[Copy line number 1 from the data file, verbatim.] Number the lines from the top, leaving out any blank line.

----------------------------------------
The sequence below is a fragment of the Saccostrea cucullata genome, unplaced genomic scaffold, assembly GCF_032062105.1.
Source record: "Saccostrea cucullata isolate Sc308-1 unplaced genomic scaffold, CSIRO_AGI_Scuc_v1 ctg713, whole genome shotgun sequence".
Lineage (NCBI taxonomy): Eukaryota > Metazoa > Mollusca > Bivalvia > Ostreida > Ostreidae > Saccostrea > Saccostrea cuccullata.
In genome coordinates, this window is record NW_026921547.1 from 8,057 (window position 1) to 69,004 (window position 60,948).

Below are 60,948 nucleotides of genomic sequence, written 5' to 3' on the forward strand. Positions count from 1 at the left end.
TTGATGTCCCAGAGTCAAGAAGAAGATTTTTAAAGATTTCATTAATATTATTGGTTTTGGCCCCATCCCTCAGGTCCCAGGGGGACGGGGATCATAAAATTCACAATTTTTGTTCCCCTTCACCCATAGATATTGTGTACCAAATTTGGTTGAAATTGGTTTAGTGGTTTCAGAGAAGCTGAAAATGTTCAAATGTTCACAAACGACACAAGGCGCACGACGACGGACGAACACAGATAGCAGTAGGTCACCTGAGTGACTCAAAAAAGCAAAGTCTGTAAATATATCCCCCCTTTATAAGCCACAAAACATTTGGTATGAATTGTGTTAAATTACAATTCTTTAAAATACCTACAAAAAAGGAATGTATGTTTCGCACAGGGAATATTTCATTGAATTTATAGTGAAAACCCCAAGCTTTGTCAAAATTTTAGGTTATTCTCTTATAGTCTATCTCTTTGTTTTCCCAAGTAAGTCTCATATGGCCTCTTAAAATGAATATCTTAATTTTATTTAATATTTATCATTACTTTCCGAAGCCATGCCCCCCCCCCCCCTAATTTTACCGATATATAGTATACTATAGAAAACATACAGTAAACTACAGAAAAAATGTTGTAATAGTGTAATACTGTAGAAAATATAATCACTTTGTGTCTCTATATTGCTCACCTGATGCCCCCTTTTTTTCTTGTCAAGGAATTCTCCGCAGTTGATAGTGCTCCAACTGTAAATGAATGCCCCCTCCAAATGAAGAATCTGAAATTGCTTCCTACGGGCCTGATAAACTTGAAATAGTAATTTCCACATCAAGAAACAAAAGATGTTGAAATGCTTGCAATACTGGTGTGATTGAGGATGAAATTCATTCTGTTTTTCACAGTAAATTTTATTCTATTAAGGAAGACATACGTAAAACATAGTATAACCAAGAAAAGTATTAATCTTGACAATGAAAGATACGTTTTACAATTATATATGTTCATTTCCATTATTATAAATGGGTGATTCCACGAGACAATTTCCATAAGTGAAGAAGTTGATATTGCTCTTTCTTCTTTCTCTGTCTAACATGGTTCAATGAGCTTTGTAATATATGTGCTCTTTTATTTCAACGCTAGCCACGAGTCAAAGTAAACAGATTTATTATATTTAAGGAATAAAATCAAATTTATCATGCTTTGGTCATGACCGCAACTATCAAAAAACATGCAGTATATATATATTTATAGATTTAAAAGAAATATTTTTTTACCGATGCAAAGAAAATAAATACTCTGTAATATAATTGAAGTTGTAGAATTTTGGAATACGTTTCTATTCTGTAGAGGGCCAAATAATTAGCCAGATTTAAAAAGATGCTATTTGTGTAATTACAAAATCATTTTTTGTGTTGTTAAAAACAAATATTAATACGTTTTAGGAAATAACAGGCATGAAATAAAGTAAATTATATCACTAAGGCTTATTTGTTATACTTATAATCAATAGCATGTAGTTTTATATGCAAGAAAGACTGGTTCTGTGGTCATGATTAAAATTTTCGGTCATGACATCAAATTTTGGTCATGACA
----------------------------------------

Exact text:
The sequence below is a fragment of the Saccostrea cucullata genome, unplaced genomic scaffold, assembly GCF_032062105.1.